August 2012

Camera Review: Nikon D3100

I mentioned in my last post that I had recently bought a Nikon D3100. It’s a very nice camera, with tons of features that point-and-shoot’s and regular camcorders don’t have, but, like all cameras, it’s not perfect, so I figured I’d do a review on it.

First, picture taking ability: I really like to take pictures, and although that’s not the reason that I bought the D3100, I’ve got to say that Nikon really did a very good job of making photography enjoyable. It has an extremely wide range of options for every aspect of shooting: The shutter speed can be adjusted from 1/4000 of a second up to 30 seconds at a time, and the ISO can be adjusted all the way from 100 to 3200. With that being said though, I haven’t really adjusted too many of the features as I take pictures- the automatic settings are that good!

Everything about using the D3100 feels good, from the way it fits in your hand, to the way that the shutter clicks when it goes off (I know that sounds weird, but you have to try it to know what I mean). While my last camera, a Sony Cybershot, had the same resolution (14 megapixels) as my D3100, the D3100 takes much clearer shots, since, with it’s larger image sensor, it filters our much more noise than any other camera I’ve ever had. This means that you can zoom into the shots that you’ve taken almost 1500% before you begin to notice any graininess in the image. Megapixels sound cool, but once you get above 7 or 8 megapixels you’re better off looking for a camera with a large image sensor or nicer lens options.

As far as the cons for the picture-taking mode go, I haven’t found that many yet, my only complaint being that occasionally the camera will freeze up, and it won’t take a picture, but instead will just keep shifting focus back and forth between the background and foreground. That’s not that big of a deal, as it’s only happened to me 3 times so far, and it can be fixed by switching to a different mode on the camera and switching back, but it has been annoying when it has happened, since you either miss your shot or have your subject get restless from standing still so long. It’s not that big of a deal, but, like I said earlier, no camera is perfect.

I’ve been using for about 3 weeks so far, and have been very impressed with it’s video so far. One of the main things that I like about shooting video is that it is basically the same as snapping a picture. Rather than having a dedicated video mode like many cameras, the D3100 just has a red record button on it’s back, which you can push to record video in whatever mode you happen to be in, which means that it’s much quicker and easier to get nice looking shots. The only annoying thing I’ve found with the video mode so far is that it doesn’t shoot clips longer than 10 minutes, but that’s rarely an issue, unless you were to record an event like a church service, concert, or wedding. For most of what I (and, I assume, most other filmmakers) do, I never need a camera to record for more than a few minutes at a time. If you really wanted to film clips longer than 10 minutes, you could install third-party software on your camera to extend recording time, but, that would void your warranty, so I wouldn’t recommend it, especially since Nikon put the 10 minutes limit on the camera so that it’s CCD wouldn’t overheat.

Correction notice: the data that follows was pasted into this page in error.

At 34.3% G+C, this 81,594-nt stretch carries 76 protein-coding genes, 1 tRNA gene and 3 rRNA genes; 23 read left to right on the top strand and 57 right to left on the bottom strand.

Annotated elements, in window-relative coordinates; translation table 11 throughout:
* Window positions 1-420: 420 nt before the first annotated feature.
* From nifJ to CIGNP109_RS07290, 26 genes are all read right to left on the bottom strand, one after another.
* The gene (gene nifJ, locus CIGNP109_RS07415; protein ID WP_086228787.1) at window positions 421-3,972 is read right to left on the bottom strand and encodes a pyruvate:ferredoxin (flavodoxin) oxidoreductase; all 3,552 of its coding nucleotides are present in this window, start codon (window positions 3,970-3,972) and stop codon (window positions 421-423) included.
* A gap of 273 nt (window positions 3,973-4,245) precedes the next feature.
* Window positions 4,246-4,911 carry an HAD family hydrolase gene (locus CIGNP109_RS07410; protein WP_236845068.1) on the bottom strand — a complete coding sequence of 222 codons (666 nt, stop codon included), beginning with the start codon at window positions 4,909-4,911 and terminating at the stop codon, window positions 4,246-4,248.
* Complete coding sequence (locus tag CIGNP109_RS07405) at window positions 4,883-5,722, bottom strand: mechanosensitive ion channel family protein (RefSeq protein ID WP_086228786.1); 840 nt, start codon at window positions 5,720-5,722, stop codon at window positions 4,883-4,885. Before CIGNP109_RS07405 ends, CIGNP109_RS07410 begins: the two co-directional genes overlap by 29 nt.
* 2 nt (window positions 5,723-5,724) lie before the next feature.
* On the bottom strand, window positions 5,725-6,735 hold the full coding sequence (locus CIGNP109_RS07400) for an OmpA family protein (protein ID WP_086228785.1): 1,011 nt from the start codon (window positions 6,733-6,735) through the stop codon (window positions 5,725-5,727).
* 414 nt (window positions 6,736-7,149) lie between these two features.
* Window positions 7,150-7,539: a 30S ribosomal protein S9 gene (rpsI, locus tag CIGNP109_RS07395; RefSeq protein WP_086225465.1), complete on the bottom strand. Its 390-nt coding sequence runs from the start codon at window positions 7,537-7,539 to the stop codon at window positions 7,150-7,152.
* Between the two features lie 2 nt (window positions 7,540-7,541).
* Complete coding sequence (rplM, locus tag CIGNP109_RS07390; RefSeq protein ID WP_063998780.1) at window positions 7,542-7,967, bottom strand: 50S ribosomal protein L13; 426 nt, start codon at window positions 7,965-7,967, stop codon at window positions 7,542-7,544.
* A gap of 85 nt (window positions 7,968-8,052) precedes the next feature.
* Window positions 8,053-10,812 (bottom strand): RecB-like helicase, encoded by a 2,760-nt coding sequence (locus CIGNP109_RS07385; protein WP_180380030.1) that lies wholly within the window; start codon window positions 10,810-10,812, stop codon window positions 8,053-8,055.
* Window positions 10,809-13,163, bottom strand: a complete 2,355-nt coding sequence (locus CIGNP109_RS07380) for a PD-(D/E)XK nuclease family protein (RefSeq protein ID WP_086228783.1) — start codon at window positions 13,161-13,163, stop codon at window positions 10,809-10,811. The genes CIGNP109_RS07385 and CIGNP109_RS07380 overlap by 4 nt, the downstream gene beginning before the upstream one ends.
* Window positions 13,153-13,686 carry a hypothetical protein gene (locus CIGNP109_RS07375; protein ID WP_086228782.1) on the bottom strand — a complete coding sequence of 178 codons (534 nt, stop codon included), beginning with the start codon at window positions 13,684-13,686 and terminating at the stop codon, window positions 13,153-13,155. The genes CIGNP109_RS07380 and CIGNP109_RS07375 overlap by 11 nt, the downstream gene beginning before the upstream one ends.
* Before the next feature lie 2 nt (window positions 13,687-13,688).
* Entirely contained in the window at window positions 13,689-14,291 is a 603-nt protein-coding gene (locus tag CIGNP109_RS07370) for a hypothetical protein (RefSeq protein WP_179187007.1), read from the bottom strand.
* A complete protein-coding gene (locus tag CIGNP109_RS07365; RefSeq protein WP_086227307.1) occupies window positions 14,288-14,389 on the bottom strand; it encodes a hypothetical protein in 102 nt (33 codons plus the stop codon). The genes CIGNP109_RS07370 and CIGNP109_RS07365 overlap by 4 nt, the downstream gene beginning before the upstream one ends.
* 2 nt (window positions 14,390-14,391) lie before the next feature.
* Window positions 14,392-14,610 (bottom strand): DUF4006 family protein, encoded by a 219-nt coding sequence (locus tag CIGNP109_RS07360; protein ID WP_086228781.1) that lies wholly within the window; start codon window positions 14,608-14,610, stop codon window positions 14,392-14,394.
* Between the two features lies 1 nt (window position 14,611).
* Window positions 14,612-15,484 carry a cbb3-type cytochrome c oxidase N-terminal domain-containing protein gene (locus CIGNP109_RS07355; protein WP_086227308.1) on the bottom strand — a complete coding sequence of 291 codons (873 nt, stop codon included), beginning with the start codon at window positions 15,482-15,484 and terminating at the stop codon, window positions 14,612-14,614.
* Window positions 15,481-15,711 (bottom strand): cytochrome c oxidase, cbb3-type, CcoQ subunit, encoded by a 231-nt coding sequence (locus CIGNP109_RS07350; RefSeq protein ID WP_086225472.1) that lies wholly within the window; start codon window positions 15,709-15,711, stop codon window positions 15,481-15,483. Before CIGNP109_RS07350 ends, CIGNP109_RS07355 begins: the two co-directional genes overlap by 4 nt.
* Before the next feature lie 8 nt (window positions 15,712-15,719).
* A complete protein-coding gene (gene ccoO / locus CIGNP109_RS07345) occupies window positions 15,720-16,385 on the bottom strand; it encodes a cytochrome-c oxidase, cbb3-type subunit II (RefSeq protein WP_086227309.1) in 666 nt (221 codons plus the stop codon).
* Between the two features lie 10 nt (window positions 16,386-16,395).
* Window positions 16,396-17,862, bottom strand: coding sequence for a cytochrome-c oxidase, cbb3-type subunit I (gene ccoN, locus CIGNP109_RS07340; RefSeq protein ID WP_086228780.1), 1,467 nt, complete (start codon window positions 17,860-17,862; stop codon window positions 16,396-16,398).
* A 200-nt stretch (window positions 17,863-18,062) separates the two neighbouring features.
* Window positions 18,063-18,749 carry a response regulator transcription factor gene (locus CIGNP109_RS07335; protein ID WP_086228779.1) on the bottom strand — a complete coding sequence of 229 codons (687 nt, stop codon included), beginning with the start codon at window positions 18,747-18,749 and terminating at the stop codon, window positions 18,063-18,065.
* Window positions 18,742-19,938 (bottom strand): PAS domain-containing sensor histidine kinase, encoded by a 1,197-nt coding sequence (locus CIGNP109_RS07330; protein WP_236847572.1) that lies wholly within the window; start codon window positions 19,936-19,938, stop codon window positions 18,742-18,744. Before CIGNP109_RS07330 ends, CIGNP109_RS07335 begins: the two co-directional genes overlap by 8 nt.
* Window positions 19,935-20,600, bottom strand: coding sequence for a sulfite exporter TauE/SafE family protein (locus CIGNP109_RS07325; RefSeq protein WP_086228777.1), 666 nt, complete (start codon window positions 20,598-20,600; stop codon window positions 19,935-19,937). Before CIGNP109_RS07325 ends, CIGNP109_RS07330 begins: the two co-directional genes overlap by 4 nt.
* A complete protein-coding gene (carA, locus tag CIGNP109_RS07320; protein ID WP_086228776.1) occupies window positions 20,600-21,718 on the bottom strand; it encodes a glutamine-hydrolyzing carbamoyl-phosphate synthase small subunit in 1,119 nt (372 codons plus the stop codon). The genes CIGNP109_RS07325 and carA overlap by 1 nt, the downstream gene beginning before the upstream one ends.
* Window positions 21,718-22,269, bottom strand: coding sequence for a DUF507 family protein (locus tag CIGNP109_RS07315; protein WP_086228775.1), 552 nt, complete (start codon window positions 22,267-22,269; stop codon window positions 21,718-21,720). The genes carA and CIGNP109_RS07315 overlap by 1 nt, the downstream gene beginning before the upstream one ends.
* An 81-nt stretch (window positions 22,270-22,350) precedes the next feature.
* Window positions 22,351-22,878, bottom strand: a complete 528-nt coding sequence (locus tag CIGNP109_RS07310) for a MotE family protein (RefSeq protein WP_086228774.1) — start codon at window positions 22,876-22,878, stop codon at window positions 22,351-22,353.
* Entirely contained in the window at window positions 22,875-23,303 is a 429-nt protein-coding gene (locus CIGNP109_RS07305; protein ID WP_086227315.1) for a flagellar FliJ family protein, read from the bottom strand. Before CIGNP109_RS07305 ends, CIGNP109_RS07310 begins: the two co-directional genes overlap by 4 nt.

I’m sure that hardcore photographers and videographers would want something nicer than the D3100, but for it’s price (A kit, which includes a 18-55 mm lens, normally runs between $500 to $650, depending on where and when you buy it), it’s an amazingly capable video and still camera,  and once you buy it, you’ve gotten to the point where you would have to spend an extra thousand dollars or more to get any noticeable improvement in video or picture quality. You also have to think that, if today was 2004 or 2005, you probably couldn’t even buy a camera as nice as the D3100! Once you buy a camera of this quality, you’ll be good for quite a while!

Dry Ice

My dad is an electrical engineer, and he has encouraged and/or shown us how to do all sorts of cool science projects. The latest ones have used a lot of dry ice. I’ve videoed all of the experiments that we did with it- but mainly the ones that make a bang- and I hope that you enjoy watching them. This video is our first video ever to be in 1080p HD, since I just recently bought a Nikon D3100. It’s awesome, and you can look forward to more HD videos coming soon!

Pool Opener 3000

Enjoy! Rachel and I filmed this video almost a month ago, and I just forgot to make it public.

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